6. Emily says

    Gosh that all sounds a bit tricky and it demonstrates how subjective writing is. Ultimately I think you have to trust your own instinct and decide on what your own personal story telling style will be. When you publish you will find the same with readers too – most books have varying opinions in their reviews. Do what feels right for you and perhaps address it when you’ve finished NanNo. I think editing work never feels completely finished, there are always things you think you need to sort. Would it help to read one or two books in the genre to get some ideas on how they’ve dealt with the story? It’s possible to overthink it though.

    • Nicola Young says

      Thanks for this. I think you are right in that you can over think things and possibly go round and round in circles with editing. I don’t want to be influenced by reading too many of the same types of stories. I have been told that it has a similar feel to Lovely Bones, but I haven’t read it and I didn’t even know about this book when I came up with the idea!

  7. deskmonkeymummy says

    Well done on NaNo.

    About the book. I think you need to ask yourself what you feel about it? I always try to stick to one person, even when I’m writing third person. I know I would undermine the reader if I tried to be a bit omnipotent, but that does mean trying to hide clues through the story, which is a pain. I don’t like reading books that jump about too much as I find it disconnects me from the story, however, this is a technique used widely and with broad success.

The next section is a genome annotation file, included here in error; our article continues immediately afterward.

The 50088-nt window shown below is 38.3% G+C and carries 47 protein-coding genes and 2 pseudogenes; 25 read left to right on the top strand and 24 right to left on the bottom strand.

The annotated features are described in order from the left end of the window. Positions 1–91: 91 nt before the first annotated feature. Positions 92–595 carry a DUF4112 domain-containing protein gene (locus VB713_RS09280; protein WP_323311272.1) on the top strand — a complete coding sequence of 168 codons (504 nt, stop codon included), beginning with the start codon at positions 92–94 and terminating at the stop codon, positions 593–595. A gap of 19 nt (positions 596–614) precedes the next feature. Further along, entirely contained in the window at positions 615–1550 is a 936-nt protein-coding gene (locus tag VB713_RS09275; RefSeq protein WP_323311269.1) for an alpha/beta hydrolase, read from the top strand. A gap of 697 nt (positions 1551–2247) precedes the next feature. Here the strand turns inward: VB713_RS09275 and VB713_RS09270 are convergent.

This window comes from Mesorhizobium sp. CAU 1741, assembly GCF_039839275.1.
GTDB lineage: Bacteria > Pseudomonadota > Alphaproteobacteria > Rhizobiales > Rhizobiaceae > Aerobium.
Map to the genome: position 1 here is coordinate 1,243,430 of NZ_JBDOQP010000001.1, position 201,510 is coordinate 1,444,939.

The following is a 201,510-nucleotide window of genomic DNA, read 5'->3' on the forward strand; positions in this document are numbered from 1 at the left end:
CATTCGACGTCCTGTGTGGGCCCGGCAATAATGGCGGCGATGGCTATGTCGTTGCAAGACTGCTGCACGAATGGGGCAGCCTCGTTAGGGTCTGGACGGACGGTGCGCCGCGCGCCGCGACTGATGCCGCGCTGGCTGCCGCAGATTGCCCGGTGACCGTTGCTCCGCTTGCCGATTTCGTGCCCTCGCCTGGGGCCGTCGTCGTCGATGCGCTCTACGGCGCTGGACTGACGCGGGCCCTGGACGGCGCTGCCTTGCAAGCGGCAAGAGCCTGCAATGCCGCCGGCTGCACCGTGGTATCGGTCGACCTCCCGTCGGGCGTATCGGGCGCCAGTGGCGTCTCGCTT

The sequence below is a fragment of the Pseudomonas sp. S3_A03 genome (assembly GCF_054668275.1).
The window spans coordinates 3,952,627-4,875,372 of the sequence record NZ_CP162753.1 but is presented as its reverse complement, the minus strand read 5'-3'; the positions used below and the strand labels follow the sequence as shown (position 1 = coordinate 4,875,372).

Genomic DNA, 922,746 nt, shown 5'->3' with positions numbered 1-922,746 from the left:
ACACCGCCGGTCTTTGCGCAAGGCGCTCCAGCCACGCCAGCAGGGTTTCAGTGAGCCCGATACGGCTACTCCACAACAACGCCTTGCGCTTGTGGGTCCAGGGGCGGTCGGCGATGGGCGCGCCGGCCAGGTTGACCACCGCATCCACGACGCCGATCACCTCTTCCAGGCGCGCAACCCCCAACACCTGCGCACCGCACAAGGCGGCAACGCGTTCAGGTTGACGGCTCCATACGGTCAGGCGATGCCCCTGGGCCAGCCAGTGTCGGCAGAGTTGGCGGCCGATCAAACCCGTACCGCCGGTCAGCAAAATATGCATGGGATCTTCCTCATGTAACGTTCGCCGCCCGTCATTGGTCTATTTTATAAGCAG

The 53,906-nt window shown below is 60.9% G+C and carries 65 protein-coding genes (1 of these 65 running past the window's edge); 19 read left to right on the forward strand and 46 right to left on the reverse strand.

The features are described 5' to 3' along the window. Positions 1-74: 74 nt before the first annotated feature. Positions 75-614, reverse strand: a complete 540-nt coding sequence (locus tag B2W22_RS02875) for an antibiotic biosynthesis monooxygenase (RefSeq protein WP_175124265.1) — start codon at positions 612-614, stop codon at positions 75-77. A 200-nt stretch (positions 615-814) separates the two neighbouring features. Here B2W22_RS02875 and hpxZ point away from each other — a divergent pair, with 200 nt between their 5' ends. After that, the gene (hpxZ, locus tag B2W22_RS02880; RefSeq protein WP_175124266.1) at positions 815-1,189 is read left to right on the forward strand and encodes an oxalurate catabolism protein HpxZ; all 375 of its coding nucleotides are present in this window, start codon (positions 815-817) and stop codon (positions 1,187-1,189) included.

If you ditch the prologue, does the story lose anything? Is it something you can work in later? Can you start it at a different point? I try to avoid prologuing as well – again because I run the risk of undermining the reader due to the way I spam out words (and I don’t generally have a fully planned direction for a book when I start it. For the record, I don’t write in chapters either, so I’m actually writing glorified bad essays each time haha).
    Ultimately, these have to be your decisions and what you feel is best for the book, don’t worry too much about the market or the reader right now because they might surprise you. It’s unlikely that our friend Ms Rowling thought her books would be loved by kids and adults. (And James Herbert’s book Fluke was made into a film by Disney aimed at kids. The book is terrifying. The film not so.) Audiences change, opinions vary. You could always punt it out to a group of beta readers and see what they say?

  8. Nicola Young says

    Thanks for taking the time to write such a detailed reply with such fab advice! I think I am starting to look at it differently already and coming around to the idea of taking it down to one or two viewpoints. I was also wondering whether to change it to third person, but I’m not sure. The prologue will be ditched and I was also thinking about starting it in a different place too, so you are on the same lines of thinking as me without even knowing the story (and that is good because you have no frame of reference and I am stuck deep in the middle of it). How do you get beta readers, do you know?